Kumuyi and Africa’s Quest for Servant-Leaders

By Banji Ojewale

MOST OF US agree with Chinua Achebe, Africa’s late literary colossus, that Nigeria’s chief post- Independence headache has been the challenge of leadership. He said in his 1983 book, The Trouble with Nigeria: ‘’The trouble with Nigeria is simply a failure of leadership…

The Nigerian problem is the unwillingness or inability of its leaders to rise to the responsibility, to the challenge of personal example which are hallmarks of true leadership… Nigerians are what they are only because their leaders are not what they should be…’’

There’s a web of follow-up posers here as we are moved to step into the next stage of the conversation. The questions to be addressed: What’s the manner of leadership deficit? Are concerns arising from restrictions to leadership along the lines of age, gender, religion, tribe, politics, education etc.? In other words, are we having issues because we’ve introduced too many rules that won’t offer many qualified hands to get into the leadership loop?

They’re stopped long before the game even starts. Or is our concept of the matter so ultra-restrictive that we have settled for what I term ‘generational leadership’, that says only family circles and cronies can be in power on a turn-by-turn basis ad infinitum? Of course, none of these ‘models’ has been fruitful or helpful. They have brewed more trouble to lead many to correctly ask that they be displaced altogether for productive options.

Therefore, we were all drawn to Pastor William Folorunso Kumuyi, General Superintendent of Deeper Christian Life Ministry, DCLM, when he spoke on leadership at the Federal University, Wukari, Taraba, a state northeast of Nigeria, during the March 2024 edition of his Global Crusade with Kumuyi, GCK.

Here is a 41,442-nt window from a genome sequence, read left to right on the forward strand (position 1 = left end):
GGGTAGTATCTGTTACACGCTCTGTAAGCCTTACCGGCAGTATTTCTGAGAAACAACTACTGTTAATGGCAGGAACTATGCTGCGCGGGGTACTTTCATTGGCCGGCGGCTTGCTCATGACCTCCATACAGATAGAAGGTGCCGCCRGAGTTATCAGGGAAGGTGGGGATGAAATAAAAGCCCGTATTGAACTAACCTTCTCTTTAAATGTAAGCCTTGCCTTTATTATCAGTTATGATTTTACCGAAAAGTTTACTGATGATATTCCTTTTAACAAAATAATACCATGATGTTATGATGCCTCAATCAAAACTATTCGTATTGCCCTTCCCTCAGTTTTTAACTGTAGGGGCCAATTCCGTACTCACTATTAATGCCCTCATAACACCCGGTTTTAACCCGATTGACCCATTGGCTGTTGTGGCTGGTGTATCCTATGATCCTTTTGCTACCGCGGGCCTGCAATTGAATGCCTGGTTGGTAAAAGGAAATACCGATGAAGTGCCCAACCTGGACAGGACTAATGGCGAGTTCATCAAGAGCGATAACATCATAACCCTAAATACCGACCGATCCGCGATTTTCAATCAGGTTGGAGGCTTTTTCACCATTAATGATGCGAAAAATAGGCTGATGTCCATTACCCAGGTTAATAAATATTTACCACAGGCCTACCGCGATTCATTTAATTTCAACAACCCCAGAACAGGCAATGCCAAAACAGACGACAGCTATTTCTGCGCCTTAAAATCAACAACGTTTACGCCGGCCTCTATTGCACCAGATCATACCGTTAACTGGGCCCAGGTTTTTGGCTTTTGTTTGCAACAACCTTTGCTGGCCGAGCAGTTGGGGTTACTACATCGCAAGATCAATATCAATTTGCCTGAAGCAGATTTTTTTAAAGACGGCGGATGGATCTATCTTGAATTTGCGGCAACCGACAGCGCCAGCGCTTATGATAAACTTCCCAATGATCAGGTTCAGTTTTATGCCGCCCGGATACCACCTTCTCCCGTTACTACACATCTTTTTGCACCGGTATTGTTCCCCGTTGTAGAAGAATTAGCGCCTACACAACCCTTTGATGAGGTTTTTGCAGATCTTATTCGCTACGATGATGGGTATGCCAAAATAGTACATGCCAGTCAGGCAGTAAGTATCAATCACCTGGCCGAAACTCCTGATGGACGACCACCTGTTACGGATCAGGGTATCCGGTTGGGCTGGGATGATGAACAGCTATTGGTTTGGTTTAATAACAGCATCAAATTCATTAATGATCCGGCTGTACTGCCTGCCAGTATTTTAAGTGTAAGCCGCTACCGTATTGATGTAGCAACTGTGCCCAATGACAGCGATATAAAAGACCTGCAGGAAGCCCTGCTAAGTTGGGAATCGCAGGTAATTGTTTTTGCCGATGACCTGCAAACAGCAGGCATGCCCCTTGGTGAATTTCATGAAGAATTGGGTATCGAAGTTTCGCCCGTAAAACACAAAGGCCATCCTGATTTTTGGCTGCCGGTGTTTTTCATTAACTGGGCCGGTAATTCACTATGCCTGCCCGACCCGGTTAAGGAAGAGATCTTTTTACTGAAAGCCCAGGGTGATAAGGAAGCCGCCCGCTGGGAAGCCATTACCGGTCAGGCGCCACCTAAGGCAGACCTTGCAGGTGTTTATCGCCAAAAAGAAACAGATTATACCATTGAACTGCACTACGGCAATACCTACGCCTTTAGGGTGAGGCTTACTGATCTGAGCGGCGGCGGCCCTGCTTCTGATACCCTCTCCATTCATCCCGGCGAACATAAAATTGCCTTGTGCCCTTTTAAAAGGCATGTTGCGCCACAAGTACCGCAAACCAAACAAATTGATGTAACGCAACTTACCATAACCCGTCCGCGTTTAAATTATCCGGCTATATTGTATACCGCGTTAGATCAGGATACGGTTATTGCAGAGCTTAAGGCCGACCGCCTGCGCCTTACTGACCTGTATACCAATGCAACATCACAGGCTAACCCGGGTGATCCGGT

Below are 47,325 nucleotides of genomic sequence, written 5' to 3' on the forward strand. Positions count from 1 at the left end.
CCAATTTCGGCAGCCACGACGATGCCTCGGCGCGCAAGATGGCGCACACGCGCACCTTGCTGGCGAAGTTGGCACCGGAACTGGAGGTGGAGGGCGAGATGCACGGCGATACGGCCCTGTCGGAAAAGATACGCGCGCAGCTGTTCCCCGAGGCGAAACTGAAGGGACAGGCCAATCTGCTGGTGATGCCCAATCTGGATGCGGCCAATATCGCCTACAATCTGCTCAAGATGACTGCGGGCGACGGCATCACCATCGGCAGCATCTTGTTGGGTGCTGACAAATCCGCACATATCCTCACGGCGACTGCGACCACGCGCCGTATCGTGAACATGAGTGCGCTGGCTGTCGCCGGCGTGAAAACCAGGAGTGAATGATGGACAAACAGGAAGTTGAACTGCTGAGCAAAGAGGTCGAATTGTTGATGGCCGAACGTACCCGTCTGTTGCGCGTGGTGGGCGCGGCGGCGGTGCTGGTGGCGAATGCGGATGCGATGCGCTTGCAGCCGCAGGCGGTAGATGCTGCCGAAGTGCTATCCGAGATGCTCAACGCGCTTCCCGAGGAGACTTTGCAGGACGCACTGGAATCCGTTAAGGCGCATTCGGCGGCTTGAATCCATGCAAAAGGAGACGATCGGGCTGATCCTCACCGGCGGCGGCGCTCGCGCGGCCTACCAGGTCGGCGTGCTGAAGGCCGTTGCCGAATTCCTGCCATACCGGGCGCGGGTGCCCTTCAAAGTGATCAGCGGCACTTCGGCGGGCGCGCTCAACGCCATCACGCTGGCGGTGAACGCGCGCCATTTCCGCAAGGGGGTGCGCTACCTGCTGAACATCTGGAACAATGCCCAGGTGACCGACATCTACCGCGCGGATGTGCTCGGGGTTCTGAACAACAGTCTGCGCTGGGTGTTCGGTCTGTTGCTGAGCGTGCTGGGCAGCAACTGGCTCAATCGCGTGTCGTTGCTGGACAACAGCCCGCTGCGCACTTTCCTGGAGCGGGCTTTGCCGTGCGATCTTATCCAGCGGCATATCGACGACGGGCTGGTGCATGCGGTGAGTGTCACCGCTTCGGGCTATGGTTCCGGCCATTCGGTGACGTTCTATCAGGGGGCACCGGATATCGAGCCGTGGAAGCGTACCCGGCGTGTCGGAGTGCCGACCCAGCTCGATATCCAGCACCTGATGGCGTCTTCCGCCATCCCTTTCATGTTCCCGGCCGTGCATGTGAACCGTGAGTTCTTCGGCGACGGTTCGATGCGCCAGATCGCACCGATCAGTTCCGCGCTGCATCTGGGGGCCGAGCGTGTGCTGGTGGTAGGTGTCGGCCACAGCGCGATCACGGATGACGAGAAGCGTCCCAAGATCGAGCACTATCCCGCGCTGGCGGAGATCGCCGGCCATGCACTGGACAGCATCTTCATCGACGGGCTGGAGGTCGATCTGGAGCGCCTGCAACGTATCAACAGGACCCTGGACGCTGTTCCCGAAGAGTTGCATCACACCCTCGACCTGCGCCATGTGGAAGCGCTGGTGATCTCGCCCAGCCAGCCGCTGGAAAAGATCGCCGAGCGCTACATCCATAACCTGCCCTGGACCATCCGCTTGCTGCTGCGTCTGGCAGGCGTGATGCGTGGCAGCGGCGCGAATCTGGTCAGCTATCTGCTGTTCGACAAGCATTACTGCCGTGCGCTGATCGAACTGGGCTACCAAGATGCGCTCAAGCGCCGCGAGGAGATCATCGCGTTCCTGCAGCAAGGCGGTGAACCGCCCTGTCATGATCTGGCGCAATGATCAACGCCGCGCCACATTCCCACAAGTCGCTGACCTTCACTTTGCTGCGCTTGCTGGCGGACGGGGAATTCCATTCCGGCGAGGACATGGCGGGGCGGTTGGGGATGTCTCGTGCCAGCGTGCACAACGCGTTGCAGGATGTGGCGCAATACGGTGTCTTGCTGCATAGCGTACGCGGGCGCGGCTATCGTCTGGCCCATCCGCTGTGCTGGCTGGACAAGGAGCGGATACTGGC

He introduced a new feature of GCK, namely, The VIP Forum, to discuss the topic: The Marks of the Perfect Model of a Servant-Leader.

He had an elite audience: Taraba State Governor, Dr. Agbu Kefas, one of his predecessors, Jolly Nyame, top government officials, university professors, industrialists, administrators, professionals, religious leaders and traditional rulers, among several others.

Kumuyi served them a cocktail which he counsels is conditional to salutary leadership in all spheres of human activity: political office, civil service, industry, religion, home, academics, etc. He strategically interrogates the question of leadership, which, currently, is a burning issue, in all facets of Nigeria and Africa.

And truly, no part of humanity may claim it isn’t in need of beneficial and imaginative guidance from those in authority. It is at the point of leadership that society falls or stands, fails or succeeds, flounders or sails. The fabric of leadership determines the judicious (or otherwise) of management of a people’s resources.

Your riches would end in misery under a bad manager. But where there are meagre means, a creative and self-denying helmsman can create the needed wealth and opportunities for the greatness of the people.

And this is why the General Superintendent of the Deeper Christian Life Ministry isn’t talking about leadership without accompanying it with servanthood. What he’s simply insisting is that you can’t have a successful leader who, in practical terms, isn’t stooping. He must stoop to conquer.

Pastor Kumuyi’s spontaneous constituency is the Church and its Leader, Jesus Christ. That’s where the evangelist himself has, all his celebrated life, drawn his own guiding principles.